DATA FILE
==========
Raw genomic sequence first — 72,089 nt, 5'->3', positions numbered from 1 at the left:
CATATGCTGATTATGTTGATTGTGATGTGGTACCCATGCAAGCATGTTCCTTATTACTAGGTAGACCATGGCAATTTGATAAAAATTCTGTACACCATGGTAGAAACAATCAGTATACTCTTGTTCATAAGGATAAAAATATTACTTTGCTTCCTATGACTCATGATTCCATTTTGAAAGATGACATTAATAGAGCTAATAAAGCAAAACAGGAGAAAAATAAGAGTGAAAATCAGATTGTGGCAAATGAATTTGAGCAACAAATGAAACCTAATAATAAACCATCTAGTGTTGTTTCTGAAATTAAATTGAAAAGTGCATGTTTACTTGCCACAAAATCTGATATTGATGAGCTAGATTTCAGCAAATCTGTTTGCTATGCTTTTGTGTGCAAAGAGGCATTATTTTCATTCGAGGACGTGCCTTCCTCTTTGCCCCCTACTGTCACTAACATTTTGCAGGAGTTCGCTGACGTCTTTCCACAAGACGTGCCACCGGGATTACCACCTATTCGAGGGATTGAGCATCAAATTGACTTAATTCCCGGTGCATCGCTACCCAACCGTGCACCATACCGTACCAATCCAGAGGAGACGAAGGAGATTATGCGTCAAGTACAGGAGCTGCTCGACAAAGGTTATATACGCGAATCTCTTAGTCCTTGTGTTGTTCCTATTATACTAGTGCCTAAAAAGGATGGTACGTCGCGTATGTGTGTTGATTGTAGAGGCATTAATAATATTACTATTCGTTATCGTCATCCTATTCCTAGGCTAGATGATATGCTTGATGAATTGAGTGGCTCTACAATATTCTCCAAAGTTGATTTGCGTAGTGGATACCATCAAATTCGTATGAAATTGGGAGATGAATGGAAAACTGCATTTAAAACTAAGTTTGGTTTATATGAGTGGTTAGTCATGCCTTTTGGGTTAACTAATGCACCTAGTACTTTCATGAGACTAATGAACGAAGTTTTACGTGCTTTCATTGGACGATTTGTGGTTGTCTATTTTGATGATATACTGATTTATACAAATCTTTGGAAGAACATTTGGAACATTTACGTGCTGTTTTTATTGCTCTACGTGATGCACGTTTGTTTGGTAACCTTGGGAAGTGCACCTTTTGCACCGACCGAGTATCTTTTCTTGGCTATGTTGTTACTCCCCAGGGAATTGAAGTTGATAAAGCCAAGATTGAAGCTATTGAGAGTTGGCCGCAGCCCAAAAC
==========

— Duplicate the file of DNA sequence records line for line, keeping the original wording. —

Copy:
Raw genomic sequence first — 72,089 nt, 5'->3', positions numbered from 1 at the left:
CATATGCTGATTATGTTGATTGTGATGTGGTACCCATGCAAGCATGTTCCTTATTACTAGGTAGACCATGGCAATTTGATAAAAATTCTGTACACCATGGTAGAAACAATCAGTATACTCTTGTTCATAAGGATAAAAATATTACTTTGCTTCCTATGACTCATGATTCCATTTTGAAAGATGACATTAATAGAGCTAATAAAGCAAAACAGGAGAAAAATAAGAGTGAAAATCAGATTGTGGCAAATGAATTTGAGCAACAAATGAAACCTAATAATAAACCATCTAGTGTTGTTTCTGAAATTAAATTGAAAAGTGCATGTTTACTTGCCACAAAATCTGATATTGATGAGCTAGATTTCAGCAAATCTGTTTGCTATGCTTTTGTGTGCAAAGAGGCATTATTTTCATTCGAGGACGTGCCTTCCTCTTTGCCCCCTACTGTCACTAACATTTTGCAGGAGTTCGCTGACGTCTTTCCACAAGACGTGCCACCGGGATTACCACCTATTCGAGGGATTGAGCATCAAATTGACTTAATTCCCGGTGCATCGCTACCCAACCGTGCACCATACCGTACCAATCCAGAGGAGACGAAGGAGATTATGCGTCAAGTACAGGAGCTGCTCGACAAAGGTTATATACGCGAATCTCTTAGTCCTTGTGTTGTTCCTATTATACTAGTGCCTAAAAAGGATGGTACGTCGCGTATGTGTGTTGATTGTAGAGGCATTAATAATATTACTATTCGTTATCGTCATCCTATTCCTAGGCTAGATGATATGCTTGATGAATTGAGTGGCTCTACAATATTCTCCAAAGTTGATTTGCGTAGTGGATACCATCAAATTCGTATGAAATTGGGAGATGAATGGAAAACTGCATTTAAAACTAAGTTTGGTTTATATGAGTGGTTAGTCATGCCTTTTGGGTTAACTAATGCACCTAGTACTTTCATGAGACTAATGAACGAAGTTTTACGTGCTTTCATTGGACGATTTGTGGTTGTCTATTTTGATGATATACTGATTTATACAAATCTTTGGAAGAACATTTGGAACATTTACGTGCTGTTTTTATTGCTCTACGTGATGCACGTTTGTTTGGTAACCTTGGGAAGTGCACCTTTTGCACCGACCGAGTATCTTTTCTTGGCTATGTTGTTACTCCCCAGGGAATTGAAGTTGATAAAGCCAAGATTGAAGCTATTGAGAGTTGGCCGCAGCCCAAAAC